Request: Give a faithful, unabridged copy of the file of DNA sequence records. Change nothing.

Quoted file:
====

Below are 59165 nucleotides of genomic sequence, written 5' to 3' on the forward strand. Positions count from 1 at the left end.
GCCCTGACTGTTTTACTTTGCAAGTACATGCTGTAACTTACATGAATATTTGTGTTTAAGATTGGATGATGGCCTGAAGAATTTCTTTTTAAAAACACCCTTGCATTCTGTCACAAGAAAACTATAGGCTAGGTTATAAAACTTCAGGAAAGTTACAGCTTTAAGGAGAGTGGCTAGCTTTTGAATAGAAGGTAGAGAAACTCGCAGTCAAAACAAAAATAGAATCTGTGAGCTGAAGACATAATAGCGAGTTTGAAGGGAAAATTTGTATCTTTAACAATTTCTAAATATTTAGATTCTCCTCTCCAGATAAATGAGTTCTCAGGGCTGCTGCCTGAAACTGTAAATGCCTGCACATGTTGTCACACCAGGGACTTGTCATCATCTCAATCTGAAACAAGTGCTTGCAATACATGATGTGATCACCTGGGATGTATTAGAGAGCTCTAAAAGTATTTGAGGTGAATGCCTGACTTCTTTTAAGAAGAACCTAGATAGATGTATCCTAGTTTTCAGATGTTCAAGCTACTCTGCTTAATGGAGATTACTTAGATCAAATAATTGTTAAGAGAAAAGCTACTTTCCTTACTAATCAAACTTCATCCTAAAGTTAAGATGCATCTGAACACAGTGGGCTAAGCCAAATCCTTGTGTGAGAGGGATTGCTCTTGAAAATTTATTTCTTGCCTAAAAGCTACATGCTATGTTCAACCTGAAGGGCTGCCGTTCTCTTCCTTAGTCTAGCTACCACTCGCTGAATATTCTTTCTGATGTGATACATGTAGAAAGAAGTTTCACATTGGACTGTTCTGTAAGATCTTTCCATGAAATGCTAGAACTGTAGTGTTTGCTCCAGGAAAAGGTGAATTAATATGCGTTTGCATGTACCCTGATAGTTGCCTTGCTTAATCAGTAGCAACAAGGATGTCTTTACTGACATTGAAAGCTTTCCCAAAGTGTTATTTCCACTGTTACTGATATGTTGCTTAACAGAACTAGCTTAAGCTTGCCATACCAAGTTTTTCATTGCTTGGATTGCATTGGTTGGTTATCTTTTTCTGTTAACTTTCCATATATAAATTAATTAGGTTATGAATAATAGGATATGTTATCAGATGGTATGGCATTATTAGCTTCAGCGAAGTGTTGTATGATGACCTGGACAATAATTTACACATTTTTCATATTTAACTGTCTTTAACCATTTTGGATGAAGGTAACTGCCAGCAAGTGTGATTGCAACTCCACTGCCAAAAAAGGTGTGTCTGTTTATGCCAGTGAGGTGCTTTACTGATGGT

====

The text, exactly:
Below are 59165 nucleotides of genomic sequence, written 5' to 3' on the forward strand. Positions count from 1 at the left end.
GCCCTGACTGTTTTACTTTGCAAGTACATGCTGTAACTTACATGAATATTTGTGTTTAAGATTGGATGATGGCCTGAAGAATTTCTTTTTAAAAACACCCTTGCATTCTGTCACAAGAAAACTATAGGCTAGGTTATAAAACTTCAGGAAAGTTACAGCTTTAAGGAGAGTGGCTAGCTTTTGAATAGAAGGTAGAGAAACTCGCAGTCAAAACAAAAATAGAATCTGTGAGCTGAAGACATAATAGCGAGTTTGAAGGGAAAATTTGTATCTTTAACAATTTCTAAATATTTAGATTCTCCTCTCCAGATAAATGAGTTCTCAGGGCTGCTGCCTGAAACTGTAAATGCCTGCACATGTTGTCACACCAGGGACTTGTCATCATCTCAATCTGAAACAAGTGCTTGCAATACATGATGTGATCACCTGGGATGTATTAGAGAGCTCTAAAAGTATTTGAGGTGAATGCCTGACTTCTTTTAAGAAGAACCTAGATAGATGTATCCTAGTTTTCAGATGTTCAAGCTACTCTGCTTAATGGAGATTACTTAGATCAAATAATTGTTAAGAGAAAAGCTACTTTCCTTACTAATCAAACTTCATCCTAAAGTTAAGATGCATCTGAACACAGTGGGCTAAGCCAAATCCTTGTGTGAGAGGGATTGCTCTTGAAAATTTATTTCTTGCCTAAAAGCTACATGCTATGTTCAACCTGAAGGGCTGCCGTTCTCTTCCTTAGTCTAGCTACCACTCGCTGAATATTCTTTCTGATGTGATACATGTAGAAAGAAGTTTCACATTGGACTGTTCTGTAAGATCTTTCCATGAAATGCTAGAACTGTAGTGTTTGCTCCAGGAAAAGGTGAATTAATATGCGTTTGCATGTACCCTGATAGTTGCCTTGCTTAATCAGTAGCAACAAGGATGTCTTTACTGACATTGAAAGCTTTCCCAAAGTGTTATTTCCACTGTTACTGATATGTTGCTTAACAGAACTAGCTTAAGCTTGCCATACCAAGTTTTTCATTGCTTGGATTGCATTGGTTGGTTATCTTTTTCTGTTAACTTTCCATATATAAATTAATTAGGTTATGAATAATAGGATATGTTATCAGATGGTATGGCATTATTAGCTTCAGCGAAGTGTTGTATGATGACCTGGACAATAATTTACACATTTTTCATATTTAACTGTCTTTAACCATTTTGGATGAAGGTAACTGCCAGCAAGTGTGATTGCAACTCCACTGCCAAAAAAGGTGTGTCTGTTTATGCCAGTGAGGTGCTTTACTGATGGT